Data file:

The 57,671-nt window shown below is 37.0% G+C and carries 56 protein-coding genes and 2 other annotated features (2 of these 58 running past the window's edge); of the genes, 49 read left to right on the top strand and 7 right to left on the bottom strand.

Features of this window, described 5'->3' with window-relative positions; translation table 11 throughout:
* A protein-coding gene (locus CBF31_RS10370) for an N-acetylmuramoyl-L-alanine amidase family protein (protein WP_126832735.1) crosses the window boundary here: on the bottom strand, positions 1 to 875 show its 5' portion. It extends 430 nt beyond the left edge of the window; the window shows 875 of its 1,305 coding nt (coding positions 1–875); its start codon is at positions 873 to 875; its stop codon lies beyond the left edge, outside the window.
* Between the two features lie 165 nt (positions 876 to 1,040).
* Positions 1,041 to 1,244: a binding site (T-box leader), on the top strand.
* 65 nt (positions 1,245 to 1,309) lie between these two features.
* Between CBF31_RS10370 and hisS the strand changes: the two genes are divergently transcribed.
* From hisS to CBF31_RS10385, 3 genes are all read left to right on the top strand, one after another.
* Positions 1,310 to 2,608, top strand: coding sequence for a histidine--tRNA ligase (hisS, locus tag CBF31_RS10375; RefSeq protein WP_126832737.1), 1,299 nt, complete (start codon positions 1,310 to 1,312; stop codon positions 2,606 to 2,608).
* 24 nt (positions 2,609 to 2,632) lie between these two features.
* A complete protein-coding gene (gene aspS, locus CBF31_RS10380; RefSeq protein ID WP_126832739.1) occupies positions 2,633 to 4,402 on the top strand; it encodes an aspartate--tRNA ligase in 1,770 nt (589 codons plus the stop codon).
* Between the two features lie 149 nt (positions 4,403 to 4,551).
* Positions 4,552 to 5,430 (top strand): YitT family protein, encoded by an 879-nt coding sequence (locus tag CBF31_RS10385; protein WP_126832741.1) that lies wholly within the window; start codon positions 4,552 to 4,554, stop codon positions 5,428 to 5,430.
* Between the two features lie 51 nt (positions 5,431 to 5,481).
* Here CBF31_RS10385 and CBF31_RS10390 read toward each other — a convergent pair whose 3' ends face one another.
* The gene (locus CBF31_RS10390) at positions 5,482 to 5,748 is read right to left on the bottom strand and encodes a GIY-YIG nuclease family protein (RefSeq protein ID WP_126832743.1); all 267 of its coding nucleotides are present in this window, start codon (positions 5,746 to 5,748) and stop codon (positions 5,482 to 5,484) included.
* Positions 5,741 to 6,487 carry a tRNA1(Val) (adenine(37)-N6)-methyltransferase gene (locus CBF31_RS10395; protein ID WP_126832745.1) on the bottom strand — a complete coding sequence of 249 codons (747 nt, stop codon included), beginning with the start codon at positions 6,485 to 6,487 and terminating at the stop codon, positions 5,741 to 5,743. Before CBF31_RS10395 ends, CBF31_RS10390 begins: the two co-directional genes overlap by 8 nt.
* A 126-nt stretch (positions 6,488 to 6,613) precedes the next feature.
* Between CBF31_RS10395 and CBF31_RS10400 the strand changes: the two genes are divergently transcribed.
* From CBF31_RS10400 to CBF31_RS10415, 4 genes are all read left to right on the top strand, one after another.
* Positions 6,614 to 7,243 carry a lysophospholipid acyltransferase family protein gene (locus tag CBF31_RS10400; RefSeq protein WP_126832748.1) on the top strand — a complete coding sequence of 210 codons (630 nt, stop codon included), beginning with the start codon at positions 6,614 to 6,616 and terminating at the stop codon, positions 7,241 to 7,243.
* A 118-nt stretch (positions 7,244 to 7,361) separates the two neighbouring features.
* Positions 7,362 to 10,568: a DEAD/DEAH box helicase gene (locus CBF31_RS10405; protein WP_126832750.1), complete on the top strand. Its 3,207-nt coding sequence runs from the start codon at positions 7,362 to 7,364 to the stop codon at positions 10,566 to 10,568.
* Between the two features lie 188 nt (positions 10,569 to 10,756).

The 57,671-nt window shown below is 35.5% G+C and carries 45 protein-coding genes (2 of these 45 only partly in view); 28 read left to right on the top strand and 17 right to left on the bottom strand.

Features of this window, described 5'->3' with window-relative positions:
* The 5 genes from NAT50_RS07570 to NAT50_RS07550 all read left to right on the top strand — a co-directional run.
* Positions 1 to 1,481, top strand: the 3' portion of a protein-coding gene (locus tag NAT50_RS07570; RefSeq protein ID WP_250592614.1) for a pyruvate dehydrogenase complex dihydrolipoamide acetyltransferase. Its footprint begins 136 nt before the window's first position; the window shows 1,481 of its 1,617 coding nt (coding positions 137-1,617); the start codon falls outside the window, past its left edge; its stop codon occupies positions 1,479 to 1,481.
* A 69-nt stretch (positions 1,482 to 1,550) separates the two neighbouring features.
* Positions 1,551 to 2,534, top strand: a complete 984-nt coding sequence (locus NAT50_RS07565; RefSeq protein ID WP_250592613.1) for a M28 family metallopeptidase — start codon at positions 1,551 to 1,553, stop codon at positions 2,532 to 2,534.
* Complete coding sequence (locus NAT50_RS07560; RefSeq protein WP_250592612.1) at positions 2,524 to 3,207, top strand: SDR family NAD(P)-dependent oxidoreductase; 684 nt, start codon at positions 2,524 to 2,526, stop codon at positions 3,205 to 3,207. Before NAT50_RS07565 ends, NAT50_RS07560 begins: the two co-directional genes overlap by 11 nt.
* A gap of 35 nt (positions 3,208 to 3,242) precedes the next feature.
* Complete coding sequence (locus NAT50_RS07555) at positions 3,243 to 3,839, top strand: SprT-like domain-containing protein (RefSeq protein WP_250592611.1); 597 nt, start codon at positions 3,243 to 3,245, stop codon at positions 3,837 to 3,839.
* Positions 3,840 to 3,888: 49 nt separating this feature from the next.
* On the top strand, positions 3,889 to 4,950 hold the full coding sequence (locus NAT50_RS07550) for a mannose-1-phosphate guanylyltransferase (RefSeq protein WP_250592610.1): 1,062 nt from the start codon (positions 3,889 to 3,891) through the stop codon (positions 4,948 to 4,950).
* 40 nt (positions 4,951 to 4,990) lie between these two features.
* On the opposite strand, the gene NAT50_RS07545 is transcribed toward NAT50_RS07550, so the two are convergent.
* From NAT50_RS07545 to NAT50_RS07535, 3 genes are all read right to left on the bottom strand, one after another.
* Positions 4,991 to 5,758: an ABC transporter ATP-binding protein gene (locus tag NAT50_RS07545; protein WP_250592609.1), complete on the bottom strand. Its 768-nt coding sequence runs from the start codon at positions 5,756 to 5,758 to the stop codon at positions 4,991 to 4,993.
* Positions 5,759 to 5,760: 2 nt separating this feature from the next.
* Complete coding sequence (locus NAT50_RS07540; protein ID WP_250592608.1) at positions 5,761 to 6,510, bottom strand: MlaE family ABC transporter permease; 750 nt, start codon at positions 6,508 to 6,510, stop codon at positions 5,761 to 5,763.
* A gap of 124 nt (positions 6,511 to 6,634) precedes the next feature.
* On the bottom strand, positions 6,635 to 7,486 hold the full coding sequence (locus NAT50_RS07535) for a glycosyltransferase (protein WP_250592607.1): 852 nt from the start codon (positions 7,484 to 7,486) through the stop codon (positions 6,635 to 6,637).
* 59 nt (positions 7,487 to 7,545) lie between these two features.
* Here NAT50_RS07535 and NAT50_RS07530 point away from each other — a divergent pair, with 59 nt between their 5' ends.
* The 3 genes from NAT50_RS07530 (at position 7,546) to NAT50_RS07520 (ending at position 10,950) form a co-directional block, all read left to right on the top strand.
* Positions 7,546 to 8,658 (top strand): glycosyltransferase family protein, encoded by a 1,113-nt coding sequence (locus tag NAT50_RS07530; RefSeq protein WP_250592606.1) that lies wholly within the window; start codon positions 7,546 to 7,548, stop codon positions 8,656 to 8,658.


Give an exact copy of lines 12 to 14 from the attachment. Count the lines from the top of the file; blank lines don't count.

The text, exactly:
* Between the two features lie 149 nt (positions 4,403 to 4,551).
* Positions 4,552 to 5,430 (top strand): YitT family protein, encoded by an 879-nt coding sequence (locus tag CBF31_RS10385; protein WP_126832741.1) that lies wholly within the window; start codon positions 4,552 to 4,554, stop codon positions 5,428 to 5,430.
* Between the two features lie 51 nt (positions 5,431 to 5,481).